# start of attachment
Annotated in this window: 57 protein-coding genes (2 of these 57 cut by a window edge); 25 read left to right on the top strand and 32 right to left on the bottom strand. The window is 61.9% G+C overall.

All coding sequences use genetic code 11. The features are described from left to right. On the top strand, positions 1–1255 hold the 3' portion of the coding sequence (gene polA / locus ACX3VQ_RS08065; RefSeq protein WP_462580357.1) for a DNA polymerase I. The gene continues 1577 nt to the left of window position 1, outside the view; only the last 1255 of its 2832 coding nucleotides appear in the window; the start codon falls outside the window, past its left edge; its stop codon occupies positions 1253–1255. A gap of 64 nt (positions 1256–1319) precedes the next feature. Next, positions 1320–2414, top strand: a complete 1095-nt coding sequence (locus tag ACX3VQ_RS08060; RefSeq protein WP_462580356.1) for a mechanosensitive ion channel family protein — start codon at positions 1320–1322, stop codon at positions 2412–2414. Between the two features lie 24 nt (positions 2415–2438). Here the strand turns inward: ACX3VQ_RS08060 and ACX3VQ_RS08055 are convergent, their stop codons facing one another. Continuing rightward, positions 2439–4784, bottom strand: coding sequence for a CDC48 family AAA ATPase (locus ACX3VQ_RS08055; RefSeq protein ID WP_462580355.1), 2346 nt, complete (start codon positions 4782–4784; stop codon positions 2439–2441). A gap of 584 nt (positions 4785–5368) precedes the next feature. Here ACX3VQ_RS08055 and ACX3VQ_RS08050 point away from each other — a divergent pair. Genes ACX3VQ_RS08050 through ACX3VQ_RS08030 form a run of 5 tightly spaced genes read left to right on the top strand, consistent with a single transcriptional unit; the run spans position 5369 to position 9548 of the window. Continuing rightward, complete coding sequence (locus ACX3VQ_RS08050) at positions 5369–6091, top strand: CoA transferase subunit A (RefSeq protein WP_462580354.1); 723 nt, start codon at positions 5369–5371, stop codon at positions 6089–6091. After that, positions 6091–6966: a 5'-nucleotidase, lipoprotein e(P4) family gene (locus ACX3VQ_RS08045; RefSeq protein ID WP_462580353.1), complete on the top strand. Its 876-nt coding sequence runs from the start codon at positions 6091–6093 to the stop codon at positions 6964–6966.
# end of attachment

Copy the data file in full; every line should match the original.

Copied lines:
Annotated in this window: 57 protein-coding genes (2 of these 57 cut by a window edge); 25 read left to right on the top strand and 32 right to left on the bottom strand. The window is 61.9% G+C overall.

All coding sequences use genetic code 11. The features are described from left to right. On the top strand, positions 1–1255 hold the 3' portion of the coding sequence (gene polA / locus ACX3VQ_RS08065; RefSeq protein WP_462580357.1) for a DNA polymerase I. The gene continues 1577 nt to the left of window position 1, outside the view; only the last 1255 of its 2832 coding nucleotides appear in the window; the start codon falls outside the window, past its left edge; its stop codon occupies positions 1253–1255. A gap of 64 nt (positions 1256–1319) precedes the next feature. Next, positions 1320–2414, top strand: a complete 1095-nt coding sequence (locus tag ACX3VQ_RS08060; RefSeq protein WP_462580356.1) for a mechanosensitive ion channel family protein — start codon at positions 1320–1322, stop codon at positions 2412–2414. Between the two features lie 24 nt (positions 2415–2438). Here the strand turns inward: ACX3VQ_RS08060 and ACX3VQ_RS08055 are convergent, their stop codons facing one another. Continuing rightward, positions 2439–4784, bottom strand: coding sequence for a CDC48 family AAA ATPase (locus ACX3VQ_RS08055; RefSeq protein ID WP_462580355.1), 2346 nt, complete (start codon positions 4782–4784; stop codon positions 2439–2441). A gap of 584 nt (positions 4785–5368) precedes the next feature. Here ACX3VQ_RS08055 and ACX3VQ_RS08050 point away from each other — a divergent pair. Genes ACX3VQ_RS08050 through ACX3VQ_RS08030 form a run of 5 tightly spaced genes read left to right on the top strand, consistent with a single transcriptional unit; the run spans position 5369 to position 9548 of the window. Continuing rightward, complete coding sequence (locus ACX3VQ_RS08050) at positions 5369–6091, top strand: CoA transferase subunit A (RefSeq protein WP_462580354.1); 723 nt, start codon at positions 5369–5371, stop codon at positions 6089–6091. After that, positions 6091–6966: a 5'-nucleotidase, lipoprotein e(P4) family gene (locus ACX3VQ_RS08045; RefSeq protein ID WP_462580353.1), complete on the top strand. Its 876-nt coding sequence runs from the start codon at positions 6091–6093 to the stop codon at positions 6964–6966.